If you’ve ever tried to meditate, you’ve no doubt experienced an achey back or a leg that falls asleep no matter how many times you shift your sitz bones. Likewise, when you parent there are invariably moments when you want to go away – when the repetition of peanut butter sandwiches and spaghetti is too much; when you don’t want to sing that song one more time or listen to that violin song again. There is a certain discomfort that comes in the repetition of parenting.
Here at yoga camp, I am currently dealing with a fair amount of discomfort. The honeymoon of the first week is done. We’re in a heat wave — 100-degrees yesterday — without any A.C. And I miss my kids like I’ve never missed them before. It’s the kind of pain I can relate to a yoga pose: holding and holding so that at first it is just a bit uncomfortable, but then it builds to a seeming impossible level, i.e., “Get me the hell out of this!” But then you breathe and you accept. You surrender. The discomfort doesn’t go away, rather it becomes a sort of new norm; it will eventually end, but you appreciate the shift that’s taking place.
I spoke to my daughter for the first time in days last night and I swear, she’d suddenly gone from a newly turned 9 years old to 12. She was so composed, so conscientious, so well spoken. It made me gulp for a second; “Where’s my baby?” But then I was so proud. I’ve given her space through this separation and she’s stepped into it beautifully.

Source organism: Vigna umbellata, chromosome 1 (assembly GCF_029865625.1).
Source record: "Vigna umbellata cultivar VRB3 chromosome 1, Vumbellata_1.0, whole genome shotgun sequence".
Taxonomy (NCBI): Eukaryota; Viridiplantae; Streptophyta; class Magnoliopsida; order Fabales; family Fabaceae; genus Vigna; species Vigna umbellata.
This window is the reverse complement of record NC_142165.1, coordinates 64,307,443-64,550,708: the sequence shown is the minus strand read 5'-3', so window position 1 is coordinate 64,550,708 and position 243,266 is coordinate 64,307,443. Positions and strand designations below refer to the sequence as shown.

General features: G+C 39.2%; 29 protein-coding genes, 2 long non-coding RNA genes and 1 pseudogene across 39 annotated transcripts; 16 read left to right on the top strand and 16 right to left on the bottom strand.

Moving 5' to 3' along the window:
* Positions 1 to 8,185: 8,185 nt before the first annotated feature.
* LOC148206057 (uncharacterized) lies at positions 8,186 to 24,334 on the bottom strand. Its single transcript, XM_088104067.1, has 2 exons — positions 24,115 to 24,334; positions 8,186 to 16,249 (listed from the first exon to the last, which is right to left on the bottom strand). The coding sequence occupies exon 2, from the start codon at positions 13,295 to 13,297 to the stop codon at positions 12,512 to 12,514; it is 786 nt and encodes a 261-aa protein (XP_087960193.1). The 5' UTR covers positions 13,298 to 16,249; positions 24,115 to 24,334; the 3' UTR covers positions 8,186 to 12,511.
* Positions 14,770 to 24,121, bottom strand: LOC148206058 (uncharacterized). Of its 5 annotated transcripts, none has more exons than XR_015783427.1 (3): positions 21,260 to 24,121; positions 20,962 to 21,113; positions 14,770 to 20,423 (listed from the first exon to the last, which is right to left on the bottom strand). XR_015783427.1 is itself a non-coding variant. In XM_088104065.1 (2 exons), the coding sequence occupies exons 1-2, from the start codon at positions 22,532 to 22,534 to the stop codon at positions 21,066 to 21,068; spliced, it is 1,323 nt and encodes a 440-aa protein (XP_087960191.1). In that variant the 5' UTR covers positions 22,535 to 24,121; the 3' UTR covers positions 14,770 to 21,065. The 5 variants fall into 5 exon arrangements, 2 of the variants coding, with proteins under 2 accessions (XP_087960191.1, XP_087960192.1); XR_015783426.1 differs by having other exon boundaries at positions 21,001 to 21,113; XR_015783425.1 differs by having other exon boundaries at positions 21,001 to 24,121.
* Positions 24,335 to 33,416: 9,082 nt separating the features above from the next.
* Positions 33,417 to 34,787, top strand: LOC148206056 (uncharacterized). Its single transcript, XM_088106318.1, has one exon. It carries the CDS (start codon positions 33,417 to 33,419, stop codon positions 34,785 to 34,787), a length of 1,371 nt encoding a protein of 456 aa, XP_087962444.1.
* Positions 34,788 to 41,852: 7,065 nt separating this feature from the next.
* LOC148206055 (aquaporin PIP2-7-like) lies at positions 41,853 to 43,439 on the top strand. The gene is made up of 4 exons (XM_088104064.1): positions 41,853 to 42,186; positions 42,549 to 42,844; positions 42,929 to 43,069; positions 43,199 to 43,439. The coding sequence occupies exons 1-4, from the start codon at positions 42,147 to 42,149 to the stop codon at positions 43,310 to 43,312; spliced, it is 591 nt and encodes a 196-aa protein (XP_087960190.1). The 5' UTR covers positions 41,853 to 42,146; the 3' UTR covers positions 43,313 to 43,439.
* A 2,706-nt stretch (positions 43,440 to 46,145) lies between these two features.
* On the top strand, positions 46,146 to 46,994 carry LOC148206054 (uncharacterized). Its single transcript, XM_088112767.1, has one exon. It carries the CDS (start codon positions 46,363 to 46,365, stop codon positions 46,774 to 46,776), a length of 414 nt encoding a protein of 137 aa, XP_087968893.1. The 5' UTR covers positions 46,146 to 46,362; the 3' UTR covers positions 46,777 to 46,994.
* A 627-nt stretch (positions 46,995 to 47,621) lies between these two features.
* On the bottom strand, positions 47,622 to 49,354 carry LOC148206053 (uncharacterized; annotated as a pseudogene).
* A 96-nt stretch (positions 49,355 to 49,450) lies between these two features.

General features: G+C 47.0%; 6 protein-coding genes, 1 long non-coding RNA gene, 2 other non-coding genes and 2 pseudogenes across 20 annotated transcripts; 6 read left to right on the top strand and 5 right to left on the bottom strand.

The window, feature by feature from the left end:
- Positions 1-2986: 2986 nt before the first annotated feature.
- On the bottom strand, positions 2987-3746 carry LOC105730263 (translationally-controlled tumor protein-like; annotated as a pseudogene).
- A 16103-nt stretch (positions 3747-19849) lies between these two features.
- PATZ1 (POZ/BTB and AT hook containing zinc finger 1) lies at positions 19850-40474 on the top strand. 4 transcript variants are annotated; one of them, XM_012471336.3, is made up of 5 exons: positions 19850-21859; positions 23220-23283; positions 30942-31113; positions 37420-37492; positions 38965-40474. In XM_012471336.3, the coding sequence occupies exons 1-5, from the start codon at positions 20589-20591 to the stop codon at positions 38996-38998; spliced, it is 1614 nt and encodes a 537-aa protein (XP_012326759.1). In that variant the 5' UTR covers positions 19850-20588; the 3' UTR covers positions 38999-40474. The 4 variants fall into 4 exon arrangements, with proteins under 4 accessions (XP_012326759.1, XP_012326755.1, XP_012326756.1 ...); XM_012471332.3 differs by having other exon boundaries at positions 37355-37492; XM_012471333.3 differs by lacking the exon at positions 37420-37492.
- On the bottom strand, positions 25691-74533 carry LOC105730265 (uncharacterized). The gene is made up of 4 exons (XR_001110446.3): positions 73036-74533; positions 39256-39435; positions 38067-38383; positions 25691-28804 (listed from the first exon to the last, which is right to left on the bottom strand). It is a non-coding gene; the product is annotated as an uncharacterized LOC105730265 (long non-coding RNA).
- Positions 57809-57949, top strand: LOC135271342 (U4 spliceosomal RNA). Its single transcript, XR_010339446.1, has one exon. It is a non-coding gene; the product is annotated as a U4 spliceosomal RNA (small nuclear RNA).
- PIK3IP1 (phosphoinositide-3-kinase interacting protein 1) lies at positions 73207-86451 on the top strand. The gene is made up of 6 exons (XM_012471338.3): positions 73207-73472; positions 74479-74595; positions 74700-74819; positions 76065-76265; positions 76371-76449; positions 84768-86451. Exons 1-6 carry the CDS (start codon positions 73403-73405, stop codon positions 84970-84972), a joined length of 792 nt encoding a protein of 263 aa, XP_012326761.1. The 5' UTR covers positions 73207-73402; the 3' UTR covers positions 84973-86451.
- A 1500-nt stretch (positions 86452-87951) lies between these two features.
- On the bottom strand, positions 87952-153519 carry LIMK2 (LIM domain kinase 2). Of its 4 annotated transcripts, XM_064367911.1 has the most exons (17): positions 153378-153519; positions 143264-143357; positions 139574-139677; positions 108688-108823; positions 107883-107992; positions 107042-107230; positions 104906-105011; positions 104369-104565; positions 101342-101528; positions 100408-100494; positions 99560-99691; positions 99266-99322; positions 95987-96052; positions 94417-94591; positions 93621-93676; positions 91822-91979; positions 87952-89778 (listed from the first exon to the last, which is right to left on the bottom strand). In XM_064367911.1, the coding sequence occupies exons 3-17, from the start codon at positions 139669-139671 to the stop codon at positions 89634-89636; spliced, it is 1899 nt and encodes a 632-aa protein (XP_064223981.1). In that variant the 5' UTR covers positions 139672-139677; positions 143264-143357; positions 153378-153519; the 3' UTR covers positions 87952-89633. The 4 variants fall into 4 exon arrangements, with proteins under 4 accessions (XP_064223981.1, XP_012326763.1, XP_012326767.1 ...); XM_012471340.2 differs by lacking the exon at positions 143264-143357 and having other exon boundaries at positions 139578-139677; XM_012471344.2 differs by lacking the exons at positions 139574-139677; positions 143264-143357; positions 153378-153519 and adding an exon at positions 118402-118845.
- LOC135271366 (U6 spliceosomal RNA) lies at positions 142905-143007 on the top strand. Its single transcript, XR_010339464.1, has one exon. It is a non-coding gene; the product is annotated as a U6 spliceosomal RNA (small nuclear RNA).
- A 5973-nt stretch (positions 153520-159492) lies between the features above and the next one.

I am stepping my way through it, too – though maybe not as gracefully. As I desperately want to reach for her – and her brother, too – I’m also trying to honor this space, which I chose. (Yeah, me — I did this, I got myself into this 26-day Warrior 3.) I knew at some deeper level that we need this time apart, and that I, especially, had places that I needed to sink down into, to explore and witness.
As much as it’s tempting to fill the tiny bits of free time we get here with activity – a Shakespeare play, a possible trip to visit a friend – I’m determined to sink down. I’m not sure what I’m learning, but I know something is happening.
Some time next winter, I’ll be standing at the sink emptying the dish washer whilst making a PB&J for my son whilst listening to the buzz of the washing machine and I’ll crave this time, I’ll long for it. I’ll even long for the heat. I remember that now and it allows me to go further, to stay with it.